For those of you who haven’t been following this story, it’s a wild one. Seems that digital phenomenon Twitter was recently hacked into in the worst of ways. Some thief who goes by the name ‘Hacker Croll’ found the easiest way to break into the email accounts of Twitter employees, including co-founder Evan Williams. It seems that Croll didn’t even have to work too hard to do this. No, all he did was guess or figure out new passwords as they were reset and… viola… he was in.
The damage that incurred is simply scary. Many of the company’s most sensitive business strategy/finance/competitive approaches documents were stolen and the popular tech blog/quasi media outlet TechCrunch decided to actually focus on two of them in this article.
Reading through this article is a bone chilling experience. Twitter’s business strategy and some of its deepest secretive deliberations and possible next moves are simply laid out for anyone to see. These include: How it plans to compete and/or partner with Google moving forward, real details on its goals and strategies (i.e. should it get into the licensing content game,) how it plans to deal with any possible identity crisis (not sure I get that one, but planning for this is certainly smart,) it’s acquisition strategy (according to rough notes, it has no intention of being acquired,) what it’s financial goals are (reaching $4 million by end of year,) how RSS is the enemy and what it intends to do about it, etc., etc. etc. I think you get the point.
There are many different story angles that I could pursue through this post. For starters, how ethical was it for TechCrunch to exploit Twitter’s misery by publishing all of these very confidential approaches to attack the market? Some would say that this is fair game. Even though Twitter was victimized by a theft, once the media/bloggers obtain something, it’s in their purview to report on it. Others would question the tactic since this had nothing to do with documents being leaked by an employee or someone just being careless at the company. No, they were stolen. My feeling is that (because of the special circumstances surrounding the release of this information) TechCrunch should have backed off. Of course, some other ambitious Woodward/Bernstein wannabe media outlet or blogger would have just picked up on what TechCrunch passed on. So, this issue really doesn’t matter.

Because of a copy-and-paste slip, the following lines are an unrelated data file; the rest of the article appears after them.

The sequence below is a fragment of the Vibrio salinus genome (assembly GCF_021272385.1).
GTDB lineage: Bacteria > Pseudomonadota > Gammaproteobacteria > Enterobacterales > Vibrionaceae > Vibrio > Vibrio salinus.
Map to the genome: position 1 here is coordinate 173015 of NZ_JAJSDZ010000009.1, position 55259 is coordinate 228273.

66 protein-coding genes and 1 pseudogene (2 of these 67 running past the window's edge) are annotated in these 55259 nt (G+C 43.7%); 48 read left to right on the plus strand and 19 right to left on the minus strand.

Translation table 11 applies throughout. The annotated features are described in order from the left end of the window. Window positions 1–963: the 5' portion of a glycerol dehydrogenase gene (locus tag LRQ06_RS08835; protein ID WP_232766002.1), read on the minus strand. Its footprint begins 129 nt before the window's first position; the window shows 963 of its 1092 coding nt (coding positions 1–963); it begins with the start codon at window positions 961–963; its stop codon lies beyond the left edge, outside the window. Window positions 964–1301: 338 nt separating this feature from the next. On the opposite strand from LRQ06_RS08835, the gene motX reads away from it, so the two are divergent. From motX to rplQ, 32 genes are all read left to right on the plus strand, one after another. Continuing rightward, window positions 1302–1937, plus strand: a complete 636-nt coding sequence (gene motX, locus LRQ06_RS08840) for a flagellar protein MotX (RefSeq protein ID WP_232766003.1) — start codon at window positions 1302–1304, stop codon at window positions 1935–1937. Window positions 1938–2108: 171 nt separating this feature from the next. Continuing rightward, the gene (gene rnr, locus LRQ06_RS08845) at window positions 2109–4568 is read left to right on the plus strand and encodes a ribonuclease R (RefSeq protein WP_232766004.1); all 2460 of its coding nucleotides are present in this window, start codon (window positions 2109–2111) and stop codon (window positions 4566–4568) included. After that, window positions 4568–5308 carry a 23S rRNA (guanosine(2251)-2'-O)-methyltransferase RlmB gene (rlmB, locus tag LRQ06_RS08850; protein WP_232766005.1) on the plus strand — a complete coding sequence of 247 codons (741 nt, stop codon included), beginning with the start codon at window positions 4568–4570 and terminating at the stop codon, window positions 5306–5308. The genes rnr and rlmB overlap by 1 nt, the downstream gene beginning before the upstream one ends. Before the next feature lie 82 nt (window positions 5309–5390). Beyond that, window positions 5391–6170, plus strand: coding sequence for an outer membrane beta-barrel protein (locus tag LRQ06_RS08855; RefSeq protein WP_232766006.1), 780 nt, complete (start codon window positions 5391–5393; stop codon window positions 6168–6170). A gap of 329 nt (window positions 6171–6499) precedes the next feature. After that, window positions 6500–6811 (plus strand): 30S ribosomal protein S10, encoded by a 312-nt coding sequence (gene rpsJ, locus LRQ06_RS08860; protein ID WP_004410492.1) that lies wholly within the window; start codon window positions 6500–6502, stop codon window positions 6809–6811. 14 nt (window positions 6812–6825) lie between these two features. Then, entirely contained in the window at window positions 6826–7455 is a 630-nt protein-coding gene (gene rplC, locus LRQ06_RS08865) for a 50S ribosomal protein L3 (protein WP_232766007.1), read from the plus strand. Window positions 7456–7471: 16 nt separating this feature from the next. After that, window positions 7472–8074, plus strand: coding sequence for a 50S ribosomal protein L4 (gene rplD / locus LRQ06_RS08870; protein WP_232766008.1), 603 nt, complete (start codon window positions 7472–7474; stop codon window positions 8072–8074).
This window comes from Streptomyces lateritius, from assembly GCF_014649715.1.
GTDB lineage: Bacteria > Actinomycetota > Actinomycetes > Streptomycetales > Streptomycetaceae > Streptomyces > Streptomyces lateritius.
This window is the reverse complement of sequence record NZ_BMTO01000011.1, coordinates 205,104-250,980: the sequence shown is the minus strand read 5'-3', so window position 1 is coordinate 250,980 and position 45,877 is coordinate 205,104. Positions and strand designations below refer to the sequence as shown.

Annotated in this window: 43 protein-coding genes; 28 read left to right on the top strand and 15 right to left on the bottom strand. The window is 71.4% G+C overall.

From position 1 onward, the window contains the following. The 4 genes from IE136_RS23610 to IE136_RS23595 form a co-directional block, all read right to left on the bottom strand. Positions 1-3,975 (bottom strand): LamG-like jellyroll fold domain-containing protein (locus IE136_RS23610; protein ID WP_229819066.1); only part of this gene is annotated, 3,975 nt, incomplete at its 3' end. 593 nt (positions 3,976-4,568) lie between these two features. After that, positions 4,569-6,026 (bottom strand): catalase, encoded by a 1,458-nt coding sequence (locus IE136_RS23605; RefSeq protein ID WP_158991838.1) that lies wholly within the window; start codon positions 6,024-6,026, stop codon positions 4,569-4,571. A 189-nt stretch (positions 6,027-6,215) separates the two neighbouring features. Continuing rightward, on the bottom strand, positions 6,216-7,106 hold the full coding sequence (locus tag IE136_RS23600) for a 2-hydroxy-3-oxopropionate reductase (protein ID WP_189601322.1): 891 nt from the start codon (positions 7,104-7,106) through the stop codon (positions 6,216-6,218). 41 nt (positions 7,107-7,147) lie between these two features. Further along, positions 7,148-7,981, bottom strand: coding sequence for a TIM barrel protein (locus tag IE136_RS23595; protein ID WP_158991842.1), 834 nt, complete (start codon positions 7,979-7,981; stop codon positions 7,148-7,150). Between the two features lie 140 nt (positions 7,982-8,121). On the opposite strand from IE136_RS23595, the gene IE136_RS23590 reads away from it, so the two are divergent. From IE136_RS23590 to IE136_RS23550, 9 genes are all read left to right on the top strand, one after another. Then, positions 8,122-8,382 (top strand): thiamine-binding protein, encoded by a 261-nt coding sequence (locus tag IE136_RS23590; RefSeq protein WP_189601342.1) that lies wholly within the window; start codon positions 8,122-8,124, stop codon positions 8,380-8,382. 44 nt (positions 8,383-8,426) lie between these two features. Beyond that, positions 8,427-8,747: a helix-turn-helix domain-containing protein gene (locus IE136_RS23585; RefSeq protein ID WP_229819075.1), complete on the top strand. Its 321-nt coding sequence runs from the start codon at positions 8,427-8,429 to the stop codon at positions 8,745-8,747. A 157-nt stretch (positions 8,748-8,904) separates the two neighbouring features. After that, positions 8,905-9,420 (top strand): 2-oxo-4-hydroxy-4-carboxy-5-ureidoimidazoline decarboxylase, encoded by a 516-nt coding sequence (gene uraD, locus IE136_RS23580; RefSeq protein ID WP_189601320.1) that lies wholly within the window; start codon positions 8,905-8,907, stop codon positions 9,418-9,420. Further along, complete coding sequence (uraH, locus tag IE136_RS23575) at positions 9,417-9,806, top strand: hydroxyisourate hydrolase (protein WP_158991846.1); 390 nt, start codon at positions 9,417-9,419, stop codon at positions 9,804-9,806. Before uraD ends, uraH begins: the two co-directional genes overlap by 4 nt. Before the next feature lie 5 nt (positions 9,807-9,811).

We could discuss the technology ramifications behind what happened. I certainly am not knowledgeable enough to offer any views on what security platforms should have been used by these executives to ensure greater safety within their accounts. But, it does seem like the company didn’t take a whole lot of much needed precautions by allowing a hacker to break in so easily by just obtaining new passwords.
Then there’s the topic that I’d like to focus on… which I find most interesting. As I read through the excruciating details of Twitter’s thinking on so many key business and reputational issues, I cringed thinking about how the company will clearly lose a step in its competitive race to maintain dominance on the Internet because so much of what it plans to do next will be reacted to and mitigated. But, I also got to see how this global tech phenomenon thinks. And, it’s pretty damn impressive.
Many companies in Twitter’s enviable position would be more than happy to simply focus on how to maintain their current status. (I would refer to that as being complacent.) Not Twitter. Its executives are clearly thinking about hundreds of ways to move this organization (and what it offers) into the next stratosphere. From finding ways to capture even more market share, to fending off enemies, to developing various types of strategies to deal with the other Web giants (i.e. Google and Facebook,) Twitter has clearly created a fast moving, incredibly strategic, ‘what’s next’ culture that is made to compete and won’t accept anything less than success. (Just review the notes from so many of the strategy meetings laid out in TechCrunch and you can see that.)
So, while the company might feel like it is standing in front of the world, naked right now, there are also thousands of followers who are that much more impressed with its business savoir faire and who now recognize what a special organization it is.
And then, there’s one last (but important) positive here. Not all bad publicity is actually bad publicity. Yes, Twitter feels foolish. But, through this major incident it also continues to remain top of mind for millions because of the all publicity and viral chatter that surrounds it. Everyone was talking about Twitter before. And, the masses certainly won’t stop now.